Have there been recent changes to EEO-1 form reporting?

The EEOC released major EEO-1 form reporting updates in 2024, including a new, non-binary gender option and guidelines for remote workers. Furthermore, the latest EEO-1 form filing requires Unique Entity IDs (UEI) rather than Data Universal Numbering System (DUNS) numbers when reporting for federal contractors.

Due to these updates, there are required changes to the EEOC’s data file upload specifications. You can find the new data file upload specifications here.

Are there any misconceptions about EEO reporting?

One common misconception among employers is that they think they can submit their forms late, after the data collection period closes (at the end of what’s called the “Failure to File” phase). That’s not the case. Employers who fail to submit their EEO-1 report after the grace period ends during any reporting cycle are not permitted to submit such reports during subsequent reporting cycles and will be deemed out of compliance. For example, if you fail to submit a 2023 EEO-1 report, you’re not able to submit that report during the 2024 EEO-1 data collection cycle. 

What are the consequences of failing to properly file EEO-1 forms?

There are consequences for both not filing an EEO-1 report or filing one inaccurately.

If you don’t file by the published due date, you’ll receive a “Notice of Failure to File” instructing you to submit your report as soon as possible and no later than the “Failure to File” deadline. If you fail to meet this deadline, then you may be compelled by court order. Federal contractors or subcontractors may have their contracts terminated and be banned from being granted future contracts. For willful errors, employers can face fines and/or imprisonment.

If your company has previously filed an EEO-1 form and no longer meets the reporting eligibility requirements, you should certify that your company is not eligible on the EEOC’s online filing website.

What are the best practices to make sure organizations stay compliant with EEO reporting?

Among other items, employers need to provide the EEOC with employee gender, ethnicity, nationality and race data. This data is collected voluntarily from employees. It is advised that when requesting this information, companies use clear language and be transparent about how data will be used. Demographic information must be stored separately from employee records. If an employee chooses not to disclose, you must still include them in your report; the employer has an obligation to complete the information for them by visual observation.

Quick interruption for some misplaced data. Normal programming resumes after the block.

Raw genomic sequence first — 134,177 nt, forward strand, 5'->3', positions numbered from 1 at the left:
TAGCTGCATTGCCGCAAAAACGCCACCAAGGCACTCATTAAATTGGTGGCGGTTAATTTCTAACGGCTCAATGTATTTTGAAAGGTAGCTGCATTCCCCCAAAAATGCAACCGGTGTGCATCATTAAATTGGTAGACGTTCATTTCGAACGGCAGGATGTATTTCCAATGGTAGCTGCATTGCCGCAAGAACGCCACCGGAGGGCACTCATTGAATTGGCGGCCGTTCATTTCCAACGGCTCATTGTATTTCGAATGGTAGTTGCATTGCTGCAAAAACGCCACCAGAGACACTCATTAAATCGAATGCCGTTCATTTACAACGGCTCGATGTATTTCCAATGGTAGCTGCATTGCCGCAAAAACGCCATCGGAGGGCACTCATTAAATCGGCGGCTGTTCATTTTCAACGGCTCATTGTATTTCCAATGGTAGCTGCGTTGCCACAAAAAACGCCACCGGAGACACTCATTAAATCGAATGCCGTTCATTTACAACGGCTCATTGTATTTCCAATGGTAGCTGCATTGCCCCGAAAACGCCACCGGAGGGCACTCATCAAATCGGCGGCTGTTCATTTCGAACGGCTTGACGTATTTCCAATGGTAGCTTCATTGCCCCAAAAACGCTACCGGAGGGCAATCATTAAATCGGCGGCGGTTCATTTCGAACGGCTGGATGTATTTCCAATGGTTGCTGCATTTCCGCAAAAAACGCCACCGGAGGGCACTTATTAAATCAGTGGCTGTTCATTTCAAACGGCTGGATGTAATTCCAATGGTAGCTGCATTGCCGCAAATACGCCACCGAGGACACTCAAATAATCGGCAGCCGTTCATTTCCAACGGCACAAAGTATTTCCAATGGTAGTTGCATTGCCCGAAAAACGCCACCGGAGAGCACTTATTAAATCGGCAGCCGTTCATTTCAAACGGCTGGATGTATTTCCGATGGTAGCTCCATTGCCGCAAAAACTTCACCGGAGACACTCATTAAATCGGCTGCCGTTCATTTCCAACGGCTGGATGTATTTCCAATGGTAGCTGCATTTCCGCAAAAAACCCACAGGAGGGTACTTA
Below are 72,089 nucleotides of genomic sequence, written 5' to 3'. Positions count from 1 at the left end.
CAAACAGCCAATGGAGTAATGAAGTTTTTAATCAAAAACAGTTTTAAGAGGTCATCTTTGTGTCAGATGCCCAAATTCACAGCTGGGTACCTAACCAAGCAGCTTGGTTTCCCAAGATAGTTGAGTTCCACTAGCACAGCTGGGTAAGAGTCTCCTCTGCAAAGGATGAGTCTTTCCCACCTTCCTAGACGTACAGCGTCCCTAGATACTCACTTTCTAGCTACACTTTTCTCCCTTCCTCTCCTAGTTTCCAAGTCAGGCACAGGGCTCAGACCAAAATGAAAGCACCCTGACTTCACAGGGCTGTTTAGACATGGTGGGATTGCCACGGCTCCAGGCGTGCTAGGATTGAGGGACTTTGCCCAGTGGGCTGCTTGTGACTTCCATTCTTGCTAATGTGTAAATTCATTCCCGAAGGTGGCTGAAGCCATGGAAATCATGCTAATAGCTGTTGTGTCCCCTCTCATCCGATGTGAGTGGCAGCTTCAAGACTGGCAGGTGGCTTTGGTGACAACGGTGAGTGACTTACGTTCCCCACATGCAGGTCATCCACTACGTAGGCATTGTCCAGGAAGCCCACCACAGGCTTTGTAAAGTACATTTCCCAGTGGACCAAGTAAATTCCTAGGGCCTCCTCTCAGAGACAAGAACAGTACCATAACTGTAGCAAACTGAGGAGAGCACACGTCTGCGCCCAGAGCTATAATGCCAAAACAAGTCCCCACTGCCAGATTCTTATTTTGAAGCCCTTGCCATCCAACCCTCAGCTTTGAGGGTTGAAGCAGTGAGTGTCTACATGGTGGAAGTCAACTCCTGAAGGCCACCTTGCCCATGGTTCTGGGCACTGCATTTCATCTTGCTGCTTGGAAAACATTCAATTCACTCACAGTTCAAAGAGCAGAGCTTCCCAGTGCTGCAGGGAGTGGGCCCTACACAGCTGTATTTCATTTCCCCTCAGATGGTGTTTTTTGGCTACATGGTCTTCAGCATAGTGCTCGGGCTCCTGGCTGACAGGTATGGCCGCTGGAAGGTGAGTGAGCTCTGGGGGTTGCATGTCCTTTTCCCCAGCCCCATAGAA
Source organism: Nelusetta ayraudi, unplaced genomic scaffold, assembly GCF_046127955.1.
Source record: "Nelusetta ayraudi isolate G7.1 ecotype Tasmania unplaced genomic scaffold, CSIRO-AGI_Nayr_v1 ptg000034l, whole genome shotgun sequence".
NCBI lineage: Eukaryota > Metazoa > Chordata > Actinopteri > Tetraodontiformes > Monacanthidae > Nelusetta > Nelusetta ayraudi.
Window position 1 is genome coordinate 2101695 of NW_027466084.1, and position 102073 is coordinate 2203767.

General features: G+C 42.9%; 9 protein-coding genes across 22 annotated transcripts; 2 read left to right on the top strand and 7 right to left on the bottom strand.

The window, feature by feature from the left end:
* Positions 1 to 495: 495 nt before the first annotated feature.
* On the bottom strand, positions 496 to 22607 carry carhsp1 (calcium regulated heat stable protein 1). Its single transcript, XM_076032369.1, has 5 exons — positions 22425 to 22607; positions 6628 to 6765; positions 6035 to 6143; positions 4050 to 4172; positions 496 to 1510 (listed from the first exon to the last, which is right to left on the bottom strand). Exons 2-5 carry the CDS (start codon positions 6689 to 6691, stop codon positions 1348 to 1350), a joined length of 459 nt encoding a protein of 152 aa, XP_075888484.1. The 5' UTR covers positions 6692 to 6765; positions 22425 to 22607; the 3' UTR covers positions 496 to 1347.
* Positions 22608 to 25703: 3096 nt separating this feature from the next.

Assigning employees to EEO-1 job categories is another component of EEO-1 reporting. It is best practice to use the Job Classification Guide to aid in assigning rather than relying on job titles alone. Required skills, training and job responsibilities should be taken into consideration. Employees with dual roles within the company should be assigned to the job that they spend most of their time completing.

Our final tip: keep up to date on requirement changes each year. The EEOC’s dedicated EEO-1 Component 1 website (http:/ posts updates, resource material, FAQs and even has a Help Desk.  

Do you need help ensuring that your organization is compliant with EEO reporting? Our dedicated team of HR professionals can help.

About Susan Reardon:

Susan Reardon, HR Content Advisor with isolved, is a licensed attorney and communications professional with 20-plus years of experience in HR, insurance and employee benefits.

About Tera Stein:

Tera Stein

Tera is an HR Business Partner with isolved and has more than 10 years of experience working in Human Resources including HR compliance, employee benefits and payroll. Tera is a native of California and is accustomed to California law and procedures but has proficiency with HR in all 50 states. 

*This blog is not legal advice. Please seek proper legal advice.